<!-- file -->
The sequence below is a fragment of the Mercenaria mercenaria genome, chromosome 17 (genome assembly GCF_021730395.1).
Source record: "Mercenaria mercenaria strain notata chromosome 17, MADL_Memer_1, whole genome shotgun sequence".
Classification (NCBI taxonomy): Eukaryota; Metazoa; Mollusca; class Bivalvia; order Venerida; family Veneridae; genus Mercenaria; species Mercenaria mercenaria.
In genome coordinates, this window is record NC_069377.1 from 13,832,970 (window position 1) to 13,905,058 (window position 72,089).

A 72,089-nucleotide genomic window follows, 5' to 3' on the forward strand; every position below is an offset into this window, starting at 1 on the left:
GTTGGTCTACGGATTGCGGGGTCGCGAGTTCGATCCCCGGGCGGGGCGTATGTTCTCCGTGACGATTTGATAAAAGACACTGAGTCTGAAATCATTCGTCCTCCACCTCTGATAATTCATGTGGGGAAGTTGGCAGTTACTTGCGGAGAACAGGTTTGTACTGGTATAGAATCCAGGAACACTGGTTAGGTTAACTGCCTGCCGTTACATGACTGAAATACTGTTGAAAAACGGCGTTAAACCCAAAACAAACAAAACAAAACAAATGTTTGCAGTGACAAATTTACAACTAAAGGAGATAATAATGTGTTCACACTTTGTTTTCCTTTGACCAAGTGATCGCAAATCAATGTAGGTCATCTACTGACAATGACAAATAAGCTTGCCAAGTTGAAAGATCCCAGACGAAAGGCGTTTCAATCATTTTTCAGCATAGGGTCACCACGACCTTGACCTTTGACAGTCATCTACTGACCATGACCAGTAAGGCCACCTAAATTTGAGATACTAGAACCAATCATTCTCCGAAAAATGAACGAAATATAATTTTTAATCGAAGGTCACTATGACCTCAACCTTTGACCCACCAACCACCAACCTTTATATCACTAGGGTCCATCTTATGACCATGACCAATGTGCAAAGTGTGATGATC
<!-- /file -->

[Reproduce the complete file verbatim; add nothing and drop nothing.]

The sequence below is a fragment of the Mercenaria mercenaria genome, chromosome 17 (genome assembly GCF_021730395.1).
Source record: "Mercenaria mercenaria strain notata chromosome 17, MADL_Memer_1, whole genome shotgun sequence".
Classification (NCBI taxonomy): Eukaryota; Metazoa; Mollusca; class Bivalvia; order Venerida; family Veneridae; genus Mercenaria; species Mercenaria mercenaria.
In genome coordinates, this window is record NC_069377.1 from 13,832,970 (window position 1) to 13,905,058 (window position 72,089).

A 72,089-nucleotide genomic window follows, 5' to 3' on the forward strand; every position below is an offset into this window, starting at 1 on the left:
GTTGGTCTACGGATTGCGGGGTCGCGAGTTCGATCCCCGGGCGGGGCGTATGTTCTCCGTGACGATTTGATAAAAGACACTGAGTCTGAAATCATTCGTCCTCCACCTCTGATAATTCATGTGGGGAAGTTGGCAGTTACTTGCGGAGAACAGGTTTGTACTGGTATAGAATCCAGGAACACTGGTTAGGTTAACTGCCTGCCGTTACATGACTGAAATACTGTTGAAAAACGGCGTTAAACCCAAAACAAACAAAACAAAACAAATGTTTGCAGTGACAAATTTACAACTAAAGGAGATAATAATGTGTTCACACTTTGTTTTCCTTTGACCAAGTGATCGCAAATCAATGTAGGTCATCTACTGACAATGACAAATAAGCTTGCCAAGTTGAAAGATCCCAGACGAAAGGCGTTTCAATCATTTTTCAGCATAGGGTCACCACGACCTTGACCTTTGACAGTCATCTACTGACCATGACCAGTAAGGCCACCTAAATTTGAGATACTAGAACCAATCATTCTCCGAAAAATGAACGAAATATAATTTTTAATCGAAGGTCACTATGACCTCAACCTTTGACCCACCAACCACCAACCTTTATATCACTAGGGTCCATCTTATGACCATGACCAATGTGCAAAGTGTGATGATC